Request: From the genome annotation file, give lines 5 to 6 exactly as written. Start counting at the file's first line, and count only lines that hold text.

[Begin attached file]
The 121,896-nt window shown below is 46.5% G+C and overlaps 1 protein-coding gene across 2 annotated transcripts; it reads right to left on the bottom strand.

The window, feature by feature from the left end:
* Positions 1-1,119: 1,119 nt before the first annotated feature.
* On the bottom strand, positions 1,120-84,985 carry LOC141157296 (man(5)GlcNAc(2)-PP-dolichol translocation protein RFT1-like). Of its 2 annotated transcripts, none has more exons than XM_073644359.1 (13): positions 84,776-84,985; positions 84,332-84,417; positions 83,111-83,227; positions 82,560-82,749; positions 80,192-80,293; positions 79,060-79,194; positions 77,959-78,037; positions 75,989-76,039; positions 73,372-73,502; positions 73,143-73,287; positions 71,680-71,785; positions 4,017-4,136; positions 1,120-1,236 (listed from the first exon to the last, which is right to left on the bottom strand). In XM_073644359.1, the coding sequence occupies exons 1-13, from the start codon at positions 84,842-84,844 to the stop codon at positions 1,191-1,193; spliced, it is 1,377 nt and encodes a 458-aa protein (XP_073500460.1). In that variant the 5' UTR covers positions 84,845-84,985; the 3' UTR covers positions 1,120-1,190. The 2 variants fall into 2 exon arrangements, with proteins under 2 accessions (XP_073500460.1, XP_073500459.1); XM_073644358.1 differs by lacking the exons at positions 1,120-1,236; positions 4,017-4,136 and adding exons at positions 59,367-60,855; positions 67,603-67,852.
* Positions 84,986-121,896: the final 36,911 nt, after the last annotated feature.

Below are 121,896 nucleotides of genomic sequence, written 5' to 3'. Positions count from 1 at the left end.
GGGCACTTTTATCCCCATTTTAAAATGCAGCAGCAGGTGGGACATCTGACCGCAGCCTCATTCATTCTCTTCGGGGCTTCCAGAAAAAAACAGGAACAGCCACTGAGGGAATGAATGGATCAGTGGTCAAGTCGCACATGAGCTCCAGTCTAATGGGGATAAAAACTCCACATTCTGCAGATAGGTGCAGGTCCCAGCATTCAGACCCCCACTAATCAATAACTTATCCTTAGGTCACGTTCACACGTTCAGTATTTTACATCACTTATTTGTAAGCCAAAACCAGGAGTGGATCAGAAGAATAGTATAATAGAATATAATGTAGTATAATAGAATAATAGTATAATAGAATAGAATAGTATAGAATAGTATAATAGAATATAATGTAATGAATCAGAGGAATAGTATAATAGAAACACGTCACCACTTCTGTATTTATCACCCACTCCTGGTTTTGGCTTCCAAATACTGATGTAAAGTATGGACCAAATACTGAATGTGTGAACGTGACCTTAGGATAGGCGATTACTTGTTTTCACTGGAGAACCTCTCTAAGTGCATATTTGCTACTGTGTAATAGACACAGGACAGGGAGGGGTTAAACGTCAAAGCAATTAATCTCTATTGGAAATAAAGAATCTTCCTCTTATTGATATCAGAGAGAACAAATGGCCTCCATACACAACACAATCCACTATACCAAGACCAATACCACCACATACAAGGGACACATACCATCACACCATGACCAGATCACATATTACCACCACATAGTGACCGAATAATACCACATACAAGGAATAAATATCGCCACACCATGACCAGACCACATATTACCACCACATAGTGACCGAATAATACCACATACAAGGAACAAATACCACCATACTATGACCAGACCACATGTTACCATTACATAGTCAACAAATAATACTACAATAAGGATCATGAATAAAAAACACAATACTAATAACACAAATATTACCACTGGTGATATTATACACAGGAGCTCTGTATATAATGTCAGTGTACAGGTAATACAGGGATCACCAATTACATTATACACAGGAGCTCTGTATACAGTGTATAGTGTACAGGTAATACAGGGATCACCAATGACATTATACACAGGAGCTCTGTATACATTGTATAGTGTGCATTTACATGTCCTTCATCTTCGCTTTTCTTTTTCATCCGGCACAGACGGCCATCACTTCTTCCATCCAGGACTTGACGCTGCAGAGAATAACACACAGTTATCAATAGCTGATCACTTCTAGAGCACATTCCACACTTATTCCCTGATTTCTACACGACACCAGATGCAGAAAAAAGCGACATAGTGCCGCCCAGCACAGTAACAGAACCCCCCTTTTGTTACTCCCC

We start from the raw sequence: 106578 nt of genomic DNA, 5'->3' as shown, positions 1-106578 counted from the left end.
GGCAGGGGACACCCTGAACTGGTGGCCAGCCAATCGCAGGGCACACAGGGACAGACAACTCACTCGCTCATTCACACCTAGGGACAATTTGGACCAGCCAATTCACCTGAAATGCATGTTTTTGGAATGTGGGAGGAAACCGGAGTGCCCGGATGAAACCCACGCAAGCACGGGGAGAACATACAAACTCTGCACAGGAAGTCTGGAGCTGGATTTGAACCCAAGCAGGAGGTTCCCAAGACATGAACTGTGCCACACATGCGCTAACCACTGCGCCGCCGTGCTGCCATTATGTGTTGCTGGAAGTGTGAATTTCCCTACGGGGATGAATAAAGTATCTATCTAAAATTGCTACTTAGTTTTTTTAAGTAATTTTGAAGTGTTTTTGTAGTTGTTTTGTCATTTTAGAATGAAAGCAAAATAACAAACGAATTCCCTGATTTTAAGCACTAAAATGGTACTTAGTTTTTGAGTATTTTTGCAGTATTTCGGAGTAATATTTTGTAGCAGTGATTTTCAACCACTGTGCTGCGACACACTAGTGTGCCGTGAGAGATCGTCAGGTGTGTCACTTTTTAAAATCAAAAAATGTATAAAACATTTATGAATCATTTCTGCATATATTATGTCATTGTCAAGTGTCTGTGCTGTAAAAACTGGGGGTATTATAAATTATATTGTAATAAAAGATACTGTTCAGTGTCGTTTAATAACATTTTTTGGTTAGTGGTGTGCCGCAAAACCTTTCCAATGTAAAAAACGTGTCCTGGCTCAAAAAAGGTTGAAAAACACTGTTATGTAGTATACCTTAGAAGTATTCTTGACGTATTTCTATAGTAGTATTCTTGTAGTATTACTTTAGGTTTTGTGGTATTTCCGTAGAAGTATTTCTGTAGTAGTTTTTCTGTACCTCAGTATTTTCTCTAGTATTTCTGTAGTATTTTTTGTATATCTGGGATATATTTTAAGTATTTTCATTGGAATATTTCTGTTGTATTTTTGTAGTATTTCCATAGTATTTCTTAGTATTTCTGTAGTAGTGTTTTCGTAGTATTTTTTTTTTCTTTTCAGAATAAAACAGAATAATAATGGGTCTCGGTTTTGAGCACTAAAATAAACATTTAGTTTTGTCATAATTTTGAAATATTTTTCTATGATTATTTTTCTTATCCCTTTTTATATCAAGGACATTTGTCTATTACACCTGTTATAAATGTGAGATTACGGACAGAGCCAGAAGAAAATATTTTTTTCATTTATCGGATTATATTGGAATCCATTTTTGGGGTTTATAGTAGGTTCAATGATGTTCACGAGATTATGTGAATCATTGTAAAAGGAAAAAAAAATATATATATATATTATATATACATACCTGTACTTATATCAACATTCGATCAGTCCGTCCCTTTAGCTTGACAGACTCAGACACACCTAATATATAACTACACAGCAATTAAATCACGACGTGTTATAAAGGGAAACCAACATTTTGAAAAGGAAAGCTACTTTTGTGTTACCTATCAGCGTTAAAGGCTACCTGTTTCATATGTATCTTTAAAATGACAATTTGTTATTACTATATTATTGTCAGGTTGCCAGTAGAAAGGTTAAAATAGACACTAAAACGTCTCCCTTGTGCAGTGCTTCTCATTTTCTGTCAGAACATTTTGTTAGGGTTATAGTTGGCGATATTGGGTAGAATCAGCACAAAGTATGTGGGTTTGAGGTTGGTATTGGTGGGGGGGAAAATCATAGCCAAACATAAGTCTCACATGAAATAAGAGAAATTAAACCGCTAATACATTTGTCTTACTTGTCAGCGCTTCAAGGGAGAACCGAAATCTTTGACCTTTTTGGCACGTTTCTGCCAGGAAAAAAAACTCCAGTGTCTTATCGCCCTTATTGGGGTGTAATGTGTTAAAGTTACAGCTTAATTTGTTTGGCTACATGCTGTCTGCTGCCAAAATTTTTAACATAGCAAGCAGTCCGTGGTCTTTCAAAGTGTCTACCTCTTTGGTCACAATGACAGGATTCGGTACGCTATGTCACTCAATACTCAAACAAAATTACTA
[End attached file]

* Positions 84,986-121,896: the final 36,911 nt, after the last annotated feature.

Below are 121,896 nucleotides of genomic sequence, written 5' to 3'. Positions count from 1 at the left end.